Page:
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Sleds, snow, tunes aid Search & Rescue

 

January 25, 2018



They would come looking for you if you needed them, so the public showed up to look out for them. Sanders County Search & Rescue is an all-volunteer operation made up of brave individuals who are on-call, day or night, rain, snow or shine. “The mill levy scheduled for us is barely enough to keep us going, so we can only effectively operate with the help of donations,” said Sanders County Sheriff Deputy Jerry Johnson, who moonlights as a member of the rescue team, “this year’s fundraiser was a huge boost for us.”

The theme of the night was snowmobiling, complete with a movie premiere from the fearless stunt sledders known as Thunderstruck. Each year the extreme-sport group compiles footage of the best jumps, runs and wipeouts from that year to produce a hair-raising, snow-spitting, action packed film. Supporters of Sanders County Search & Rescue and fans of snowmobiling gathered in the Lakeside Hotel and Resort banquet hall, filling nearly every seat.

When all was said, done and tallied, Johnson reported that the lifesaving rescue crew would have about $5,500 more than usual in the coffers – compared to last year’s sum of $3,500.

“This is a big help,” shared Johnson, “after insuring the vehicles, building expenses, workman’s compensation and failing equipment there really isn’t anything leftover for emergencies.” The irony of Search & Rescue emergency response team having an emergency isn’t lost on Johnson. The busier they get, the more funds that are likely to be needed, “And this was a very busy year,” Johnson explained.

, “this hunting season we were out every weekend tracking down lost hunters.” The abnormal morel mushroom regulations following the previous year’s Thompson River fire complex attracted more shroom hunters than usual, most of whom were amateurs in from out of town who lost their way easily. Another summer rescue required the assistance of Two Bear Air’s helicopter pilots to evacuate a very hungry and thirsty hiker who had slipped into a ravine, injuring his leg. “I’m just glad we didn’t have to retrieve any bodies from the river,” Johnson said of his least favorite rescue scenario, “of course it is unpleasant, but it is also pretty sad to see.”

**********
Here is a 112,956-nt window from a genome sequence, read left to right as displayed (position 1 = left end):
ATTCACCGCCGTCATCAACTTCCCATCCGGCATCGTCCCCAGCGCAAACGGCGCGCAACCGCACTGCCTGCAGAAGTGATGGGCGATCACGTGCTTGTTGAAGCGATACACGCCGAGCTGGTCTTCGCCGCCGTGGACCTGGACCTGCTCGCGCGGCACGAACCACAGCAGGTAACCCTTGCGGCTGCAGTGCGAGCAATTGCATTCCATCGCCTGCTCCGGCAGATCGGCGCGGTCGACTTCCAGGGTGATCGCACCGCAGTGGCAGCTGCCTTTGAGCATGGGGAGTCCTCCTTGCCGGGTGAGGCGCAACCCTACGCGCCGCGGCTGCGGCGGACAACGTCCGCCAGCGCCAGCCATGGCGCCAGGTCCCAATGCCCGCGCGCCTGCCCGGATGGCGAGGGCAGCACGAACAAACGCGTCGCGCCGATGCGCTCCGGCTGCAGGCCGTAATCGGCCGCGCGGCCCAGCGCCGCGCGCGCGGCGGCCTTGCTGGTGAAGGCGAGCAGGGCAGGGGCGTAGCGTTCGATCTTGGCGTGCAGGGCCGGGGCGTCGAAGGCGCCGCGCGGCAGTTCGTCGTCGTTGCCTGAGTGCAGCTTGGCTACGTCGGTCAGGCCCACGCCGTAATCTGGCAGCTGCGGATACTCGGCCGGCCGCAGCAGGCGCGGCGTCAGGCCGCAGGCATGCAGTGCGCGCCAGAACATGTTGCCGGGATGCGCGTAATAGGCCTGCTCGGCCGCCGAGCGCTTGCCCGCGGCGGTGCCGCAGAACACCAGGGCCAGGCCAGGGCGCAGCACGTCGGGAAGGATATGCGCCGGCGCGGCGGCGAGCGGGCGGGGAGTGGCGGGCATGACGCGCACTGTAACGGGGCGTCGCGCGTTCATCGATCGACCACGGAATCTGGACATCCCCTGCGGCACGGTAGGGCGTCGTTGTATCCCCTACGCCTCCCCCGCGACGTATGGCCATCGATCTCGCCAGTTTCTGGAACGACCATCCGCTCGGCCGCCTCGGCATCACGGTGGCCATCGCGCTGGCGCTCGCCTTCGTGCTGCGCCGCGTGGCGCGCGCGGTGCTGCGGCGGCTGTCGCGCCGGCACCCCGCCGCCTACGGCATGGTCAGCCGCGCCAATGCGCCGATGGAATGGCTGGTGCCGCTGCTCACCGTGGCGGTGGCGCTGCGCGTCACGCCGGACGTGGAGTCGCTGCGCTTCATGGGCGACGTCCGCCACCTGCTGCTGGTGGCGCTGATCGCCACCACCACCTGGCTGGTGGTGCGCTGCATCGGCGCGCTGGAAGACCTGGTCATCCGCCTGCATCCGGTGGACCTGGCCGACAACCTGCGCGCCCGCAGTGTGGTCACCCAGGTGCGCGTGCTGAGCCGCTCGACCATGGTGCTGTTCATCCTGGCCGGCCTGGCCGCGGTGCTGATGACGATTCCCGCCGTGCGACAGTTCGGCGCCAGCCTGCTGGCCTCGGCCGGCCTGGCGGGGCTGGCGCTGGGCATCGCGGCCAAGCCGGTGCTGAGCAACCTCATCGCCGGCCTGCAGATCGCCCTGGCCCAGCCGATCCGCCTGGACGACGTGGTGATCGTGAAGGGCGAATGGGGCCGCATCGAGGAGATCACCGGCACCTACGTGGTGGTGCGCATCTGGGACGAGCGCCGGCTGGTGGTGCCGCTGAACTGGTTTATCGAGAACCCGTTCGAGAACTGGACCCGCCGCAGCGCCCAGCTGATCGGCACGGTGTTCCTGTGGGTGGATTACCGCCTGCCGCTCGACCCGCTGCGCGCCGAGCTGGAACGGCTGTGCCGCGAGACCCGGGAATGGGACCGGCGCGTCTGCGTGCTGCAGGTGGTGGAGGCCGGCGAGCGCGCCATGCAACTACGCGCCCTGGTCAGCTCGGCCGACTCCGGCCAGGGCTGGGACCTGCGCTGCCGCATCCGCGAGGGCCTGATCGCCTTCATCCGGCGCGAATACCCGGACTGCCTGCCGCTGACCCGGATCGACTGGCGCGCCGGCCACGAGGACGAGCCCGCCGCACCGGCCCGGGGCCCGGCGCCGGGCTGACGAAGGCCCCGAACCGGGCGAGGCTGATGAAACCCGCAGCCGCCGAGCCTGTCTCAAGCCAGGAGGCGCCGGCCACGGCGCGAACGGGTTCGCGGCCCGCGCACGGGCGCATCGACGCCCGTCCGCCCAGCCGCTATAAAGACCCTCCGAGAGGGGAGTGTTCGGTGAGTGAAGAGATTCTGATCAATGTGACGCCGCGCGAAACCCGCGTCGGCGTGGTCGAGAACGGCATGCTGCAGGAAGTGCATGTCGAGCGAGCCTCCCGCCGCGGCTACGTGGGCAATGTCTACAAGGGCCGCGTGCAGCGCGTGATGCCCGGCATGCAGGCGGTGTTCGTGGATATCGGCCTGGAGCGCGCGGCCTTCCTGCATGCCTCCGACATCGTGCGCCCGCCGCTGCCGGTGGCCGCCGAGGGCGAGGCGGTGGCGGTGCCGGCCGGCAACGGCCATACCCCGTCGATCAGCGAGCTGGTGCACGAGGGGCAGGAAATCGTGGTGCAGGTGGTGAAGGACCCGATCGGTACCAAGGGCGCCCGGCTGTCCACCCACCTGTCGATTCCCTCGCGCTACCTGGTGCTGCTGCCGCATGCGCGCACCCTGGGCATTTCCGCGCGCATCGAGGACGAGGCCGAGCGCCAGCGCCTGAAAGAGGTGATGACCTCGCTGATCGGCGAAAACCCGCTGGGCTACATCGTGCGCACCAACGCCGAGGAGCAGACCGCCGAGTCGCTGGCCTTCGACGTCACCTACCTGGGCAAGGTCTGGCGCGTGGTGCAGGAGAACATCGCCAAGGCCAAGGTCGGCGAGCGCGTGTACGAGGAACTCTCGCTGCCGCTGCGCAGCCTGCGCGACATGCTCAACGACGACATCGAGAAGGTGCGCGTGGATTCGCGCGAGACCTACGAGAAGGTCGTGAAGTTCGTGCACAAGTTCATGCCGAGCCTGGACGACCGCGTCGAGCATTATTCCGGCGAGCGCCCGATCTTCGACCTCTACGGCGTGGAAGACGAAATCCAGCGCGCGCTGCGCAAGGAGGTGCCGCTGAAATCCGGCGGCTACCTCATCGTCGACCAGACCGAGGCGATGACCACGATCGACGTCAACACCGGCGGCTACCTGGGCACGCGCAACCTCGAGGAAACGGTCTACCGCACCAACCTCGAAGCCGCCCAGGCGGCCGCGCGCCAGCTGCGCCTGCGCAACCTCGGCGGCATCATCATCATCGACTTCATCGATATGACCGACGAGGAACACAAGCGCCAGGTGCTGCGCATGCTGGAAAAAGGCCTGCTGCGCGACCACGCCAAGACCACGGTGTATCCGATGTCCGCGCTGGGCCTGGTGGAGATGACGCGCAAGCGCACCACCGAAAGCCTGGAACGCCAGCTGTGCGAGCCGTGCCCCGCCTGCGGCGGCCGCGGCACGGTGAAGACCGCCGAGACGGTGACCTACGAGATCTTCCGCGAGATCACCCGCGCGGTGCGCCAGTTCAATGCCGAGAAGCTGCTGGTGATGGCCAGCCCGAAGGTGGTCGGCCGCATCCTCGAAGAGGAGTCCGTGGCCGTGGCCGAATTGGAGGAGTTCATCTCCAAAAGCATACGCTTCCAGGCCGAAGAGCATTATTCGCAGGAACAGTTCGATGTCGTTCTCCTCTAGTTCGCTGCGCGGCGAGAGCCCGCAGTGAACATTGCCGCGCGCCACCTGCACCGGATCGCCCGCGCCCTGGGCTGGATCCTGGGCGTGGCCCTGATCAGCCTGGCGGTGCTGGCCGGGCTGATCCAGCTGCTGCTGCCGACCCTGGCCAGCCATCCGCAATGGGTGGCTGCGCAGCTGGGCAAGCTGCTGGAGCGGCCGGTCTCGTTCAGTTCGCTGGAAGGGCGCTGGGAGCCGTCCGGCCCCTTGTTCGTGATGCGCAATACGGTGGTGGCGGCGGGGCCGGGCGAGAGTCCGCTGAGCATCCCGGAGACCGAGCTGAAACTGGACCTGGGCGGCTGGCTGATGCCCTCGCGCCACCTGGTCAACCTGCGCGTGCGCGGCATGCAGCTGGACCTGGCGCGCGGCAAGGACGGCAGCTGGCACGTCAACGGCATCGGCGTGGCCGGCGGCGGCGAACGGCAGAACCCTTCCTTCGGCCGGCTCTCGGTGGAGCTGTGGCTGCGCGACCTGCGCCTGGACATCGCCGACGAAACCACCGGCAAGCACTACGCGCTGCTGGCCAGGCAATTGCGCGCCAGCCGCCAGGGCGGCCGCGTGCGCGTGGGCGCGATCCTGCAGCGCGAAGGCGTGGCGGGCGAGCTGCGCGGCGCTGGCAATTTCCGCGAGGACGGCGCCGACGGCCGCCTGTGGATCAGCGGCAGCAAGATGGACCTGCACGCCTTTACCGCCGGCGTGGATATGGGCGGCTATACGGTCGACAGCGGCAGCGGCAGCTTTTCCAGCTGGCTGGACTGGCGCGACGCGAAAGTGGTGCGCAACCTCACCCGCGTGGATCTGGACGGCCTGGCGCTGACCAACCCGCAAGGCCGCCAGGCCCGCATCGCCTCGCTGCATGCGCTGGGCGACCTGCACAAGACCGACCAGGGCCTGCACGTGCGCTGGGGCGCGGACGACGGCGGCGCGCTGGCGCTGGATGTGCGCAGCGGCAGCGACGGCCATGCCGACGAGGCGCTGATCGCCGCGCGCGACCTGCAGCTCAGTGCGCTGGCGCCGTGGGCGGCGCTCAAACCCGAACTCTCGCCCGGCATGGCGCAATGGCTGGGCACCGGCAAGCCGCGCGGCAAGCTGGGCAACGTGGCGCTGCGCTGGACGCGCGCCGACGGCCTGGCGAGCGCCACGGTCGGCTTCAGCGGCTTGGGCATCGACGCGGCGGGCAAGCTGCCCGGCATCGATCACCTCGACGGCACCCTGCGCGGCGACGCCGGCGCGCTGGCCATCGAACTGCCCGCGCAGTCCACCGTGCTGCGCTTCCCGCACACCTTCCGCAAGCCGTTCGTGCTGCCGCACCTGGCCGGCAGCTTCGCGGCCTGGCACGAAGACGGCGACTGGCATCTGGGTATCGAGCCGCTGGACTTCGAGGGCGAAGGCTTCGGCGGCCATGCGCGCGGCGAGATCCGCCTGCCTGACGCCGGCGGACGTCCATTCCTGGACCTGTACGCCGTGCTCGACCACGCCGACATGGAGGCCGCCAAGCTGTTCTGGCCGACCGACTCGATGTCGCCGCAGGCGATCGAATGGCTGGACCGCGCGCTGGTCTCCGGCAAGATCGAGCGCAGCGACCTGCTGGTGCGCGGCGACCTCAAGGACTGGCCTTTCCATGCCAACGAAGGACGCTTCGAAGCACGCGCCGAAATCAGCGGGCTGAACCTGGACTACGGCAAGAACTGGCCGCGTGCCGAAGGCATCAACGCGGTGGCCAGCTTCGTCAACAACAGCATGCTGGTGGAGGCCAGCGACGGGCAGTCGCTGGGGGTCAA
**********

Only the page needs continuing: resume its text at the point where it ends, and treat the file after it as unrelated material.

For Sanders County Search & Rescue, preparedness is key – but extra funding will only go so far when it comes to saving lives. At some points, more “boots on the ground” is in higher demand for the rescuers than funding. “We never know when someone is going to need our help, so we need to be ready for anything,” said Johnson, who added that volunteers are always needed to boost the group’s numbers and allow periods of relief for rescuers when all hands are called on-deck for longer events.

Following Thunderstruck’s film, the movie was started over with the volume turned all the way down. The break in audio left a vacuum to be filled by country-billy rockers, Fire Creek Band of Thompson Falls. The crowd was already pretty tuned and ready to dance, as Lakeside staff had been feeding the crowd get-up-and-dance juice from the bar for hours. As the banquet hall slowly emptied, the dance floor filled with serious movers and shakers who obviously had experience cutting rug. Stray single ladies were dragged out to the dance floor more than once to get a good spin and a laugh, thanks to the groove-oriented men in need of a boogie partner.

Those interested in joining the fearless crew at Sanders County Search & Rescue can attend their monthly meeting held the first Thursday of every month, 7 p.m. at the Search & Rescue Barn on Golf Street in Thompson Falls.

 

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